Viessmann to use Still fuel cell forklift at German headquarters

Viessmann to use Still fuel cell forklift at German headquarters

NEWS Currently, electric delivery trucks are limited to traveling about 80 miles (130 km) per charge. By doubling the vehicle range, Plug Power’s rang...

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NEWS Currently, electric delivery trucks are limited to traveling about 80 miles (130 km) per charge. By doubling the vehicle range, Plug Power’s range extender will make battery-based electric vehicles a viable solution for a wide range of applications, including parcel delivery trucks, taxis, post office trucks, and port vehicles. Through successful trials and execution with FedEx Express, Plug Power will display how its range extender solution increases delivery fleet efficiency to over 50%, coupled with a 35–40% decrease in fuel expenses, when compared to diesel trucks. ‘Only 1% of [delivery] vehicles are electric today; we think that this range extender provides the added distance and quick refueling capabilities needed to really grow this market,’ says Plug Power’s CEO, Andy Marsh. ‘Plug Power’s expertise in the materials handling market – where we have more than 90% market share – is an ideal base on which to build this technology’ [see the Plug Power feature in FCB, December 2011]. Plug Power and FedEx Express are already collaborating in a DOE project to deploy 15 electric tow tractors at FedEx Express airport hub locations in Memphis, Tennessee and Oakland, California [FCB, November 2012, p1]. Currently Plug Power’s primary market is materials handling vehicles for the likes of Mercedes-Benz in Alabama [FCB, September 2013, p3] and BMW in South Carolina [FCB, July 2013, p2], and at IKEA in France [FCB, June 2013, p8]. Plug Power is also looking to demonstrate the viability of fuel cells to power transport refrigeration units on trailers hauled by trucks that deliver perishable goods [FCB, September 2013, p4 and December 2013, p3]. Plug Power, Latham, New York, USA. Tel: +1 518 782 7700, Smith Electric Vehicles:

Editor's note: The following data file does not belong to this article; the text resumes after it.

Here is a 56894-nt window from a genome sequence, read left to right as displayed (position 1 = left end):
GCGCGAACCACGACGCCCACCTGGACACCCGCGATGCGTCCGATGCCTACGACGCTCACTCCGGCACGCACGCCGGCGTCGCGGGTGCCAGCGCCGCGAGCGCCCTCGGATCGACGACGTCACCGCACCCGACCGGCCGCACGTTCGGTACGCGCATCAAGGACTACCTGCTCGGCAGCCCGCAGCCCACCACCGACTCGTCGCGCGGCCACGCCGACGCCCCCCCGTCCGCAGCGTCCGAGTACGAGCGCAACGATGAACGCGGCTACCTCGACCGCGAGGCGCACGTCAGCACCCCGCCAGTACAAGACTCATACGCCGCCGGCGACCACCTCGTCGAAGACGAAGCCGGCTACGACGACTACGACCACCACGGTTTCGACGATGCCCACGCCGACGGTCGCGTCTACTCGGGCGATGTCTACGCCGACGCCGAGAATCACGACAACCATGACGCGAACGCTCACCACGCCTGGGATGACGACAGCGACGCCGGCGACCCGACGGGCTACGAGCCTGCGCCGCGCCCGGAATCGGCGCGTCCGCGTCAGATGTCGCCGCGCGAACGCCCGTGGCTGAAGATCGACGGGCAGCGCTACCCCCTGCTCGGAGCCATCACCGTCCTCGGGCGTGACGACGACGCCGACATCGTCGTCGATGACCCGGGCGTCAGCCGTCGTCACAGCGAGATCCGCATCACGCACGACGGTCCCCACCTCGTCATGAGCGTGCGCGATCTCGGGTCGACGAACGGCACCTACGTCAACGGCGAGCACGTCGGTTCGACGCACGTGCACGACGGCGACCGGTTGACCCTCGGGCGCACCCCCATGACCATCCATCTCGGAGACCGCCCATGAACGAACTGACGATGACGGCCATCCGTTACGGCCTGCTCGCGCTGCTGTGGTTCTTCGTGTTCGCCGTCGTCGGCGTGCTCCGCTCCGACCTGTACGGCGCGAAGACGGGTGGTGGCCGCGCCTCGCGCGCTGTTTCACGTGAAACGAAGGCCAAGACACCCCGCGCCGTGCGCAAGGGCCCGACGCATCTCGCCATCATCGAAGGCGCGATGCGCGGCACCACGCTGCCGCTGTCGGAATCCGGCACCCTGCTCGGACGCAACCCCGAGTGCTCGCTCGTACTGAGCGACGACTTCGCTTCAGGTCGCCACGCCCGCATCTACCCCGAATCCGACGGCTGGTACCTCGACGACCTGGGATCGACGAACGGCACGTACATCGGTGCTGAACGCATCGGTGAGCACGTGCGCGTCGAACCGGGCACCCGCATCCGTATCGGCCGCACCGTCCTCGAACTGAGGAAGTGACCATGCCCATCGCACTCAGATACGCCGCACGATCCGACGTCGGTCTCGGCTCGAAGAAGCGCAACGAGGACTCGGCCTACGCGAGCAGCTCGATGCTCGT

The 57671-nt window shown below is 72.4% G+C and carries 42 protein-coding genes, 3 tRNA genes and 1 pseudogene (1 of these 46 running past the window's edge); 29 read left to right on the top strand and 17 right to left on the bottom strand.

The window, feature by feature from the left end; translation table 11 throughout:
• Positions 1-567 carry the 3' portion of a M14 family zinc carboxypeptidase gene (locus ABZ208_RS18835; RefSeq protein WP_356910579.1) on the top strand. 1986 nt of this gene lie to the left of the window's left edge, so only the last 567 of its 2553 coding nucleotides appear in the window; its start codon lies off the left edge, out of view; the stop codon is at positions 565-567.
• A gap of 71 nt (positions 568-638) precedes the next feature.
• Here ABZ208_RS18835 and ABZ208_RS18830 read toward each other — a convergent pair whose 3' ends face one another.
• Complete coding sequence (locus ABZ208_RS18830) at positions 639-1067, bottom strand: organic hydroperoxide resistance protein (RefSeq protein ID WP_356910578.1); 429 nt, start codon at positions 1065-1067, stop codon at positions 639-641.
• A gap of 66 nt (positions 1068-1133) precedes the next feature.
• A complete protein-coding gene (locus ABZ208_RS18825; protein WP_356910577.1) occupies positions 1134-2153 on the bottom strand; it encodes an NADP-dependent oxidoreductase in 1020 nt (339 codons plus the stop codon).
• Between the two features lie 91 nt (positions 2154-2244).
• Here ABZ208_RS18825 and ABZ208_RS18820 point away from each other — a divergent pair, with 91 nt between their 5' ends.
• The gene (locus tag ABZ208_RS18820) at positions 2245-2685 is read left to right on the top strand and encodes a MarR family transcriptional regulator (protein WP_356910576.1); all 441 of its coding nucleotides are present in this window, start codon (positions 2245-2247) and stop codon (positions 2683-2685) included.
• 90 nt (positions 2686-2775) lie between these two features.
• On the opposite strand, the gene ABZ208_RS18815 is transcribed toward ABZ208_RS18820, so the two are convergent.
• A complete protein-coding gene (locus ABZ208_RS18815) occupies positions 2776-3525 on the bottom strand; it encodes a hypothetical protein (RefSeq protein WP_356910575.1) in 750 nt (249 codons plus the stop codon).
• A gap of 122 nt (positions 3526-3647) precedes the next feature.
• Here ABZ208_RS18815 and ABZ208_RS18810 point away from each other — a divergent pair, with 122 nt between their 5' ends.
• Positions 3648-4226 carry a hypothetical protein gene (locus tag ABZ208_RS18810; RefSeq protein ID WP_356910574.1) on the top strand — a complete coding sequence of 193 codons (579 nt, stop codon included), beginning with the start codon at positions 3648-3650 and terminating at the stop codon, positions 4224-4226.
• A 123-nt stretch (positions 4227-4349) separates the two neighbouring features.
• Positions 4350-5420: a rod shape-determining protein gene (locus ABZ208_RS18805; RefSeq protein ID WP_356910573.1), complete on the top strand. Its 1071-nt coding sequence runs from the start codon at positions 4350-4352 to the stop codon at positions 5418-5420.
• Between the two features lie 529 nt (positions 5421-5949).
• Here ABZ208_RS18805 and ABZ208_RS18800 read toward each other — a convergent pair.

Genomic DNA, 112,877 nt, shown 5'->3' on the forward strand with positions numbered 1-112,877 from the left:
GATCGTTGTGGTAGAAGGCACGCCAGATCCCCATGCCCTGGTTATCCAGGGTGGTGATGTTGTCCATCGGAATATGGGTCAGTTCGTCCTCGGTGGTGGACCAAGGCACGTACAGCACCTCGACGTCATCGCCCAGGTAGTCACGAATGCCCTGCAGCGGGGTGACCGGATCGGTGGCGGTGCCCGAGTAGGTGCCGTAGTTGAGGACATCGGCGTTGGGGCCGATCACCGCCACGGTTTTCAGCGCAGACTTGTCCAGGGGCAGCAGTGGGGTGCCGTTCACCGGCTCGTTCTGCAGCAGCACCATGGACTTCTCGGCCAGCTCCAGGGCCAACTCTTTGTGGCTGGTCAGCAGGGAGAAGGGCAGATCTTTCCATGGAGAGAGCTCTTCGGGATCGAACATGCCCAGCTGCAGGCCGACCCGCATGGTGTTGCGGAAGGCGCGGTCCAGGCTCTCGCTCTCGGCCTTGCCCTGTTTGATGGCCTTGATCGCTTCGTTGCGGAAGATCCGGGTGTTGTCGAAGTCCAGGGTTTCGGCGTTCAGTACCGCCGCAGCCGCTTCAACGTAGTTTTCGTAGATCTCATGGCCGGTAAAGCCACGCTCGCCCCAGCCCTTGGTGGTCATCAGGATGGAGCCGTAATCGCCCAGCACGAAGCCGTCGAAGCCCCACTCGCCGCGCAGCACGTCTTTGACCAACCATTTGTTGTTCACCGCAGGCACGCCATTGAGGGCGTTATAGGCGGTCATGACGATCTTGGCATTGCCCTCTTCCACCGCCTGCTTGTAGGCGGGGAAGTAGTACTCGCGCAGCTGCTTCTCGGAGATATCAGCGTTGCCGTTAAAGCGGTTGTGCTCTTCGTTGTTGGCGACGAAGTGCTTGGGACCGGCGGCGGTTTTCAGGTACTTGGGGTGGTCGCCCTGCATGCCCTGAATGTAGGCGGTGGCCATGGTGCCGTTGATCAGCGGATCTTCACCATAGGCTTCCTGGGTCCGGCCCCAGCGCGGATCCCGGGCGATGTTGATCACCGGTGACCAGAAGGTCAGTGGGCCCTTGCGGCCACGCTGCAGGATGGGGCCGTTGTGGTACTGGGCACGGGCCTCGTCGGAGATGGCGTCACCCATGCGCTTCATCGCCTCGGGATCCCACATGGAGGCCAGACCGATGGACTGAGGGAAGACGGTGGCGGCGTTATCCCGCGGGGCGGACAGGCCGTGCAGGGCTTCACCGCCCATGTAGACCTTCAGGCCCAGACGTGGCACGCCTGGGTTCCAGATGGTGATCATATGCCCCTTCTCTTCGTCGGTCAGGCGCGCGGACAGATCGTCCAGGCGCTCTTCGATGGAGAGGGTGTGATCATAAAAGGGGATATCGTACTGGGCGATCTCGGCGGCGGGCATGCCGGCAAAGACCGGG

Viessmann to use Still fuel cell forklift at German headquarters